Not a drop to waste

THE world's earliest civilisations began on the banks of rivers. With time, this became an accepted phenomenon as water was essential to sustain human habitat. Unfortunately, water has been overused and abused across the world irrespective of the economic status of the region.

Take, for instance, Europe. Around 60 per cent of European countries exploit groundwater and this figure is expected to rise. The situation is no better in the US where water extraction increases by 15 per cent per annum. Cities in these industrialised countries are now paying the price for failing to sustain the sources of fresh water, thus speeding up the process of destruction.

A report by the World Conservation Union (IUCN) and World Water Vision titled Water and Nature: Freshwater and Related Ecosystems - The Source of Life and the Responsibility of All, presents a grim scenario for Europe and North America. The report states that the threat posed to groundwater by nitrogen and phosphorous due to excessive use of fertilisers will continue to form 'chemical time bombs'.

According to the report, by the year 2025, withdrawal of water in both these regions of the globe will increase by 18 per cent. The reasons for this increase being the growth in economy and consumption patterns and the change in lifestyles, besides other factors. Going by this prediction, freshwater sources and related ecosystems will remain under tremendous pressure due to increased rate of consumption. This will in turn cause severe damage to natural habitats.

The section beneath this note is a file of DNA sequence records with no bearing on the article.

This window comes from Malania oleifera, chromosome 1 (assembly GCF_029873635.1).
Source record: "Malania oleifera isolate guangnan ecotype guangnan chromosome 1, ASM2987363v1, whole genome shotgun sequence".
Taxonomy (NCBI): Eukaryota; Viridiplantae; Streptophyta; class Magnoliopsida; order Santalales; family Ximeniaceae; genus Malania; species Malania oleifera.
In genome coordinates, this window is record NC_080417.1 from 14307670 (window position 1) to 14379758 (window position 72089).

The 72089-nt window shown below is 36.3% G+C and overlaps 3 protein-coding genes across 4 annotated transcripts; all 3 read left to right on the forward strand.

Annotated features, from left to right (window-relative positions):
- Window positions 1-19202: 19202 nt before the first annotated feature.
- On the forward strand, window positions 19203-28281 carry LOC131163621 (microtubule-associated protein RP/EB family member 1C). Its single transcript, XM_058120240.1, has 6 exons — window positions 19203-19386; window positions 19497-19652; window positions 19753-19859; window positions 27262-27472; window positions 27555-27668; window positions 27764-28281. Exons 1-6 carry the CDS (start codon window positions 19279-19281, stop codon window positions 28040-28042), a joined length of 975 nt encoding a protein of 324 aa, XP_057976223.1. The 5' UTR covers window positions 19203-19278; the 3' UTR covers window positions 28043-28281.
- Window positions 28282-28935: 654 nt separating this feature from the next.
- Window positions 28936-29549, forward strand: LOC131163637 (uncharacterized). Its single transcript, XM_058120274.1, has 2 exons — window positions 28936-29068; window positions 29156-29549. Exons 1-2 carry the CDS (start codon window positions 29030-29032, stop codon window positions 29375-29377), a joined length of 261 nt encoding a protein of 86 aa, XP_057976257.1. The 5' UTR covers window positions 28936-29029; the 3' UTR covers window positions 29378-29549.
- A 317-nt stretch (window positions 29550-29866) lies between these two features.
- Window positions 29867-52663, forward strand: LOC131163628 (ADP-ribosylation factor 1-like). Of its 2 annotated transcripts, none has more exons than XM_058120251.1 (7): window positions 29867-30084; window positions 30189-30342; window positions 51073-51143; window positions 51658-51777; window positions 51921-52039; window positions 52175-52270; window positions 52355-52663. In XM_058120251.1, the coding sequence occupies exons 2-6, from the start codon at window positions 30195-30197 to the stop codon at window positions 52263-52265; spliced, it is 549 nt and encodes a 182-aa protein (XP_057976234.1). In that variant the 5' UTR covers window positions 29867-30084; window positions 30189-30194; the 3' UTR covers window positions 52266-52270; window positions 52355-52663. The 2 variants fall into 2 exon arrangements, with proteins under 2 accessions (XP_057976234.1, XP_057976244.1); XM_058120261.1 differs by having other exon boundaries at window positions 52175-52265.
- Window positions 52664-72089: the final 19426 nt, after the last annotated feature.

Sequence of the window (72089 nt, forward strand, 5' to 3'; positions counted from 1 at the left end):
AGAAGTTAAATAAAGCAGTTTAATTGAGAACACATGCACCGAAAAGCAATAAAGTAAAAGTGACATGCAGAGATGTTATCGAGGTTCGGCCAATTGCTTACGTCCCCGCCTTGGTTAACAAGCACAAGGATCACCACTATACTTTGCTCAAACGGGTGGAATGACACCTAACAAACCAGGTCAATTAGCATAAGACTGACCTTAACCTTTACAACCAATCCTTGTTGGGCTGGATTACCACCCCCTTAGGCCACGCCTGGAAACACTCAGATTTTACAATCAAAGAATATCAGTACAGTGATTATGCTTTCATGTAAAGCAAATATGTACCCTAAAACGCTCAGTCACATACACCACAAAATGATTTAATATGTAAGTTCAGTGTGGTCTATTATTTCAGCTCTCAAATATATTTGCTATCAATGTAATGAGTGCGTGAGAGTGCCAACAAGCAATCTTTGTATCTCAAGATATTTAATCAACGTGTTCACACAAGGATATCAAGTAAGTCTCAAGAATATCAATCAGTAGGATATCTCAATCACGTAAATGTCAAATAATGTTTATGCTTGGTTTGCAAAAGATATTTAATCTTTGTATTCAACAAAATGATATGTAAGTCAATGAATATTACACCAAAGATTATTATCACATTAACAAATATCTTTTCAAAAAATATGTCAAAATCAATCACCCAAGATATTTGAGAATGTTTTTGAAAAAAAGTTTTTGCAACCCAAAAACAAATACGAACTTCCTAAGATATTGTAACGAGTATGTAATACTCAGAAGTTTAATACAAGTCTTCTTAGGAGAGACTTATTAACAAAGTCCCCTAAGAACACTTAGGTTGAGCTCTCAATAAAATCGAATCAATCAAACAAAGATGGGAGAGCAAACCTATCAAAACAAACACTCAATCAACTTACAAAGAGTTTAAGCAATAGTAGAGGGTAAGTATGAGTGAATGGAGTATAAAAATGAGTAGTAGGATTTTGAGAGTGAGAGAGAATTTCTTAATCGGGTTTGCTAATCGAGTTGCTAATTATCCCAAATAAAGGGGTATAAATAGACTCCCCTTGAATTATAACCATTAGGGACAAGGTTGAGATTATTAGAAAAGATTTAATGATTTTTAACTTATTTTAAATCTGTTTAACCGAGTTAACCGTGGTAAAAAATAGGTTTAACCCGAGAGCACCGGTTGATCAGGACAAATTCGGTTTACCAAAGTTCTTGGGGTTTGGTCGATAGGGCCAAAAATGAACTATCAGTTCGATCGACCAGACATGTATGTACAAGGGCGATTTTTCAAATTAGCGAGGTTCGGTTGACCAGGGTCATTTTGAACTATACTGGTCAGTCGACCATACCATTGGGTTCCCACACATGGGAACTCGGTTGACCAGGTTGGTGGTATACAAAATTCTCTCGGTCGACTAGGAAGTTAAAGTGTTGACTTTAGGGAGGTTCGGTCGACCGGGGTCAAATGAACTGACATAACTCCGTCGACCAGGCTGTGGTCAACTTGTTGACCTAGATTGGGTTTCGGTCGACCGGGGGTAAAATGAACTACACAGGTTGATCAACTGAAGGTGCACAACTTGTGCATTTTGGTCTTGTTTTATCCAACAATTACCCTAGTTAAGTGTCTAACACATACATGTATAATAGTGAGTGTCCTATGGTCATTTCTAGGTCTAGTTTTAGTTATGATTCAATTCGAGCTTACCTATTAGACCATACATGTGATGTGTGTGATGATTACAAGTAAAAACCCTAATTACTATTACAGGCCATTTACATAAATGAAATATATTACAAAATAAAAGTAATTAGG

"It is freshwater, especially the water right under our feet, that is the lifeblood of cities," points out Molly O' Meara, a research associate with the Worldwatch Institute, a research organisation based in Washington DC. Unfortunately, the "lifeblood" has been over exploited and with half the world's population expected to live in cities by 2006 - according to a report by the United Nations (UN) - the crisis is yet to mount.

While nitrogen and phosphorous from fertilisers and manure will continue to be present in the soil, they will also contaminate the groundwater. This contamination will persist long after the water is released from underground to the surface. "Once the groundwater is polluted, it is costly and often impossible to clean up the water in the aquifers," says O' Meara, and "importing water from elsewhere can also be tremendously expensive," she adds.